6 min read
Setting up GNU pass with Alfred

Originally published on 2016-08-31. Updated on 2017-07-11. Updated on 2018-07-03.

File this under the category of ‘Notes for my future self so I don’t have to figure this all out from scratch again’. Hopefully it will be useful for someone trying to do a similar thing.

I was trying to set up pass, an open source password manager, exactly the way I wanted it:

  • gpg-agent should remember my master password until I put my computer to sleep, even between two different terminal sessions.
  • a hotkey to search (with autocomplete) through the available accounts and put the password on my clipboard.

Really those don’t seem like such tough requests. Here’s what I did.

  1. Install pass with brew install pass. Nothing too complicated here. Add some passwords so you can test out the other steps.
  2. Install GPG with brew install gnupg. It’s important to get GNU 2.1 or higher, but that’s now the default. (We need at least version 2.1 because that is when --use-standard-socket began to default to true.
  3. Edit your ~/.gnupg/gpg-agent.conf (create that file if it doesn’t already exist) to include the line max-cache-ttl 7200. Choose a number of seconds that works for you. After that much time has elapsed, gpg-agent will forget your master password.
  4. Install sleepwatcher with brew install sleepwatcher. Sleepwatcher will let us run a script when the computer goes to sleep and when it first wakes up.
    1. Create your ‘on sleep’ script by creating a file at ~/.sleep containing just one line: echo RELOADAGENT | /usr/local/bin/gpg-connect-agent. Make sure the file is executable by running chmod 0700 ~/.sleep.
    2. Run brew services start sleepwatcher. This is a replacement for launchctl load ... that you may see on other tutorials. If you change your ~/.sleep or ~/.wakeup scripts, you may need to run brew services restart sleepwatcher for the change to take effect.

At this point, you could call it quits. The instructions so far are sufficient to avoid typing your master password more often than necessary. The rest of the instructions cover how to get the hotkey and autocomplete behavior, like 1Password has.

  1. Install Alfred if you don’t already have it. We’re going to use CGenie/alfred-pass to get the hotkey and autocomplete behavior. It’s a custom Alfred workflow, so you’ll need to spring for the paid version.
  2. Install pinentry-mac with brew install pinentry-mac. Configure gpg-agent to use this for entering your master password by adding the line pinentry-program /usr/local/bin/pinentry-mac to your ~/.gnupg/gpg-agent.conf. You’ll have to restart gpg-agent for this to take effect: killall gpg-agent.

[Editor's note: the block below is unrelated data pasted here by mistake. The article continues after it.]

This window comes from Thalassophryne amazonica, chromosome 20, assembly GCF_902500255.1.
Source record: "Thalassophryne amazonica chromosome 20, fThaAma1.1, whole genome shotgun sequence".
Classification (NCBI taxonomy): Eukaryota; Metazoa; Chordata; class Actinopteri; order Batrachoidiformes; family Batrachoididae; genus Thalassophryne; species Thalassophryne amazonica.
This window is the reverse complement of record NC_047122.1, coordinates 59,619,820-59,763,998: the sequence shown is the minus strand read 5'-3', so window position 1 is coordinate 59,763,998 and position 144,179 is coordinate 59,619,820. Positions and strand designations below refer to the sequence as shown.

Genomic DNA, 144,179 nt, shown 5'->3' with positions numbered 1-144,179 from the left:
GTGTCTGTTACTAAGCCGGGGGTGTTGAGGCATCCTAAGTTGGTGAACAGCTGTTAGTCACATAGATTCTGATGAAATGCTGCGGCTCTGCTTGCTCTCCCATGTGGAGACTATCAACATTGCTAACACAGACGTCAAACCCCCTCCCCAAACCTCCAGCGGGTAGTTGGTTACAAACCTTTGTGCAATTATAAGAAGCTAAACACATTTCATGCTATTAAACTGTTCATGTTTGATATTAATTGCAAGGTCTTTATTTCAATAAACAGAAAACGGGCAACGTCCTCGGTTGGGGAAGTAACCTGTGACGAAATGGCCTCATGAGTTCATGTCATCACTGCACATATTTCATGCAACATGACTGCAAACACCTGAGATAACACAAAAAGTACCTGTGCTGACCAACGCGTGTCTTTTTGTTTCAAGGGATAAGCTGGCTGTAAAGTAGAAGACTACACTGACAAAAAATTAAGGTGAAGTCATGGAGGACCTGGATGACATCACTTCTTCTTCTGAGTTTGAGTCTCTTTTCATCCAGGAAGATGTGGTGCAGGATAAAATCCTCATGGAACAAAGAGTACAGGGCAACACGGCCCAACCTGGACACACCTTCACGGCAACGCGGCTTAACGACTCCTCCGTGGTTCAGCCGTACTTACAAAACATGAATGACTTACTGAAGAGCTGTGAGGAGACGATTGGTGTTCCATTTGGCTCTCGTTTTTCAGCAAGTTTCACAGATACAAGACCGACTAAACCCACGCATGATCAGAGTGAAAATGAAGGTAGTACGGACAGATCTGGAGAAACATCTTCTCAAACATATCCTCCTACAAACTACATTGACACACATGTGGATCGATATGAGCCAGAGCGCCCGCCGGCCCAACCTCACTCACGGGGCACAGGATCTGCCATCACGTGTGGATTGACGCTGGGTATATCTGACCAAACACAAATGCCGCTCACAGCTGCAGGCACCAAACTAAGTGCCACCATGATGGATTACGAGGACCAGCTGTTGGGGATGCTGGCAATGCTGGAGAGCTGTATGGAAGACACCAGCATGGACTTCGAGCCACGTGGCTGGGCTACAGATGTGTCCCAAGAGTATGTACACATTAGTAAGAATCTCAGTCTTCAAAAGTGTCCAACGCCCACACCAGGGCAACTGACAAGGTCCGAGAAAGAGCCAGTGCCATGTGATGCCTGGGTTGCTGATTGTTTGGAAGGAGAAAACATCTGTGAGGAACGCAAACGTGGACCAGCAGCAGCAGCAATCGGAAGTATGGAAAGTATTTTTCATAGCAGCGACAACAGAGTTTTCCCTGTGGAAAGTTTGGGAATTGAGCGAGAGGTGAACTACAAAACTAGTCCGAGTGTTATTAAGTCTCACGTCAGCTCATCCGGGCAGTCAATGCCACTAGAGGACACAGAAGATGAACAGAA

3. Install CGenie/afred-pass.
  4. From the Alfred preferences, go to workflows. Right click on ‘pass’ and go to open in finder. Open up pass-show.sh in a text editor.
    1. Because we’re using gpg 2.1 or higher, we can comment out the whole section labeled GPG Agent— the if-statement and envfile bit.
    2. Comment out the line at the bottom that says pass show -c $QUERY by putting a # at the front. I found that using the pass -c flag meant I could only get one password every 45 seconds — I had to wait until pass cleared my clipboard for some reason.
    3. Uncomment the line above it and remove | pbcopy from the end. That is, change it from #pass show $QUERY | awk 'BEGIN{ORS=""} {print; exit}' | pbcopy to pass show $QUERY | awk 'BEGIN{ORS=""} {print; exit}'. We’re doing this because one of the coolest features of Alfred is clipboard history, but using pbcopy this way puts your passwords into that history, where they could be snooped. That’s no good! We’ll get Alfred to put it on your clipboard but not your history in the next step.
    4. In the previous step, we modified the script to echo your password to stdout instead of putting it on the clipboard. Now, right click on the workflow screen in Alfred, choose Outputs > Copy to Clipboard.

Add an output to the alfred workflow by right-clicking

Check the box for ‘Mark item as transient in Clipboard’ and save. Drag the little nubbin on the right of the ‘run script’ box to the new clipboard box. It should look like this when you’re done.

The workflow starts with 'pass', then runs a bash script, then copies the result to the clipboard

And we’re done. Now you can bring up Alfred with your hotkey, type pass, and you’ll have autocompleted passwords on your clipboard, but not your clipboard history.

a screenshot of alfred finding a password using gnu pass. The user has typed "pass sentry" and alfred is proposing "Topopps/Sentry/brian@topopps.com"

We’ve reached another good stopping point. However, my last little nitpick is that I don’t love the pinentry-mac program when I’m using pass at the command line. It’s necessary for alfred, since there’s no terminal where I could be typing my master password. But I find it’s slower than the ncurses based default.

My method is based on this Stack Overflow post: Change pinentry program temporarily with gpg-agent. We’ll make a wrapper program that hands off to one of two pinentrys. Here’s what mine looks like:

# choose pinentry depending on PINENTRY_USER_DATA
# requires pinentry-curses and pinentry-mac
# this *only works* with gpg 2
# see https://bugs.debian.org/cgi-bin/bugreport.cgi?bug=802020

  exec pinentry-mac "$@"
  exec pinentry "$@"

Save this to somewhere on your PATH and make it executable. I called mine ~/bin/my-pinentry. Now edit pass-show.sh above to pass the right environment variable:


set -e


PINENTRY_USER_DATA=gui pass show "$QUERY" | awk 'BEGIN{ORS=""} {print; exit}'

This way, we get to use the (faster) ncurses pinentry in the terminal, and the GUI version when necessary.